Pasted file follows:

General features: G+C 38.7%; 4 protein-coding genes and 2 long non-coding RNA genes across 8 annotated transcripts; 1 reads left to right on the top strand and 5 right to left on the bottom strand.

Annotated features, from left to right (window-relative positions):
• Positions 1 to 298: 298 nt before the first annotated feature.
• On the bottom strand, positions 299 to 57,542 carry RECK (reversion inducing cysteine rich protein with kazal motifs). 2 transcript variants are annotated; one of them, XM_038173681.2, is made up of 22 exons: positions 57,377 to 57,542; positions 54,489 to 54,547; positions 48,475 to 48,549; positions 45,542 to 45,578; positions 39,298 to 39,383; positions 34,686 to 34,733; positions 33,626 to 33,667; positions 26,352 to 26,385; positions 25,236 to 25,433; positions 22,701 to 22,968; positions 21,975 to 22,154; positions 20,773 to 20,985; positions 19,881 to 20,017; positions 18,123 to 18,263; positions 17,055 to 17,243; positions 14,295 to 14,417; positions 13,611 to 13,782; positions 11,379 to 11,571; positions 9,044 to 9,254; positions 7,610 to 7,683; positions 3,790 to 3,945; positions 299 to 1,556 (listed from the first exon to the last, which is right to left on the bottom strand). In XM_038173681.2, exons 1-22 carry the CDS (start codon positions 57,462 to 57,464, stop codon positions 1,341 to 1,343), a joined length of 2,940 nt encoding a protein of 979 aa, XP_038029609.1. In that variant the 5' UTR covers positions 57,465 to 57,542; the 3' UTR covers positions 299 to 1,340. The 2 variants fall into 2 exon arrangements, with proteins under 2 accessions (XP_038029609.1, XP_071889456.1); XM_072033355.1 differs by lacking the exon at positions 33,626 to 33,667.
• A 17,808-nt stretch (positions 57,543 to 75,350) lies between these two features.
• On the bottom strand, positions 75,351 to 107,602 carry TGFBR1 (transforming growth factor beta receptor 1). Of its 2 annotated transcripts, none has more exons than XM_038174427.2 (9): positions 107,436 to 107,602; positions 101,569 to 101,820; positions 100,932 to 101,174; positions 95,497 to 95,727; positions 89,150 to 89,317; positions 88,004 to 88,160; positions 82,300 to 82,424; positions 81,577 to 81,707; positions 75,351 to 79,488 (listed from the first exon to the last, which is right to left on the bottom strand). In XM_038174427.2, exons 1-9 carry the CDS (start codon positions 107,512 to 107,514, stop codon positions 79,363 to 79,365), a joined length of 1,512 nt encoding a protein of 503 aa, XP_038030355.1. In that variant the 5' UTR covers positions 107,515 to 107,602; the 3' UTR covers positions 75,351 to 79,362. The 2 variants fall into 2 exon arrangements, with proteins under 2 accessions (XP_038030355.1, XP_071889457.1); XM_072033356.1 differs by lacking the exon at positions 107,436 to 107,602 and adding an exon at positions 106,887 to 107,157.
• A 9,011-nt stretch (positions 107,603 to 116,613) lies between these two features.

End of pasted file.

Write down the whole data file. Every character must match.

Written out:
General features: G+C 38.7%; 4 protein-coding genes and 2 long non-coding RNA genes across 8 annotated transcripts; 1 reads left to right on the top strand and 5 right to left on the bottom strand.

Annotated features, from left to right (window-relative positions):
• Positions 1 to 298: 298 nt before the first annotated feature.
• On the bottom strand, positions 299 to 57,542 carry RECK (reversion inducing cysteine rich protein with kazal motifs). 2 transcript variants are annotated; one of them, XM_038173681.2, is made up of 22 exons: positions 57,377 to 57,542; positions 54,489 to 54,547; positions 48,475 to 48,549; positions 45,542 to 45,578; positions 39,298 to 39,383; positions 34,686 to 34,733; positions 33,626 to 33,667; positions 26,352 to 26,385; positions 25,236 to 25,433; positions 22,701 to 22,968; positions 21,975 to 22,154; positions 20,773 to 20,985; positions 19,881 to 20,017; positions 18,123 to 18,263; positions 17,055 to 17,243; positions 14,295 to 14,417; positions 13,611 to 13,782; positions 11,379 to 11,571; positions 9,044 to 9,254; positions 7,610 to 7,683; positions 3,790 to 3,945; positions 299 to 1,556 (listed from the first exon to the last, which is right to left on the bottom strand). In XM_038173681.2, exons 1-22 carry the CDS (start codon positions 57,462 to 57,464, stop codon positions 1,341 to 1,343), a joined length of 2,940 nt encoding a protein of 979 aa, XP_038029609.1. In that variant the 5' UTR covers positions 57,465 to 57,542; the 3' UTR covers positions 299 to 1,340. The 2 variants fall into 2 exon arrangements, with proteins under 2 accessions (XP_038029609.1, XP_071889456.1); XM_072033355.1 differs by lacking the exon at positions 33,626 to 33,667.
• A 17,808-nt stretch (positions 57,543 to 75,350) lies between these two features.
• On the bottom strand, positions 75,351 to 107,602 carry TGFBR1 (transforming growth factor beta receptor 1). Of its 2 annotated transcripts, none has more exons than XM_038174427.2 (9): positions 107,436 to 107,602; positions 101,569 to 101,820; positions 100,932 to 101,174; positions 95,497 to 95,727; positions 89,150 to 89,317; positions 88,004 to 88,160; positions 82,300 to 82,424; positions 81,577 to 81,707; positions 75,351 to 79,488 (listed from the first exon to the last, which is right to left on the bottom strand). In XM_038174427.2, exons 1-9 carry the CDS (start codon positions 107,512 to 107,514, stop codon positions 79,363 to 79,365), a joined length of 1,512 nt encoding a protein of 503 aa, XP_038030355.1. In that variant the 5' UTR covers positions 107,515 to 107,602; the 3' UTR covers positions 75,351 to 79,362. The 2 variants fall into 2 exon arrangements, with proteins under 2 accessions (XP_038030355.1, XP_071889457.1); XM_072033356.1 differs by lacking the exon at positions 107,436 to 107,602 and adding an exon at positions 106,887 to 107,157.
• A 9,011-nt stretch (positions 107,603 to 116,613) lies between these two features.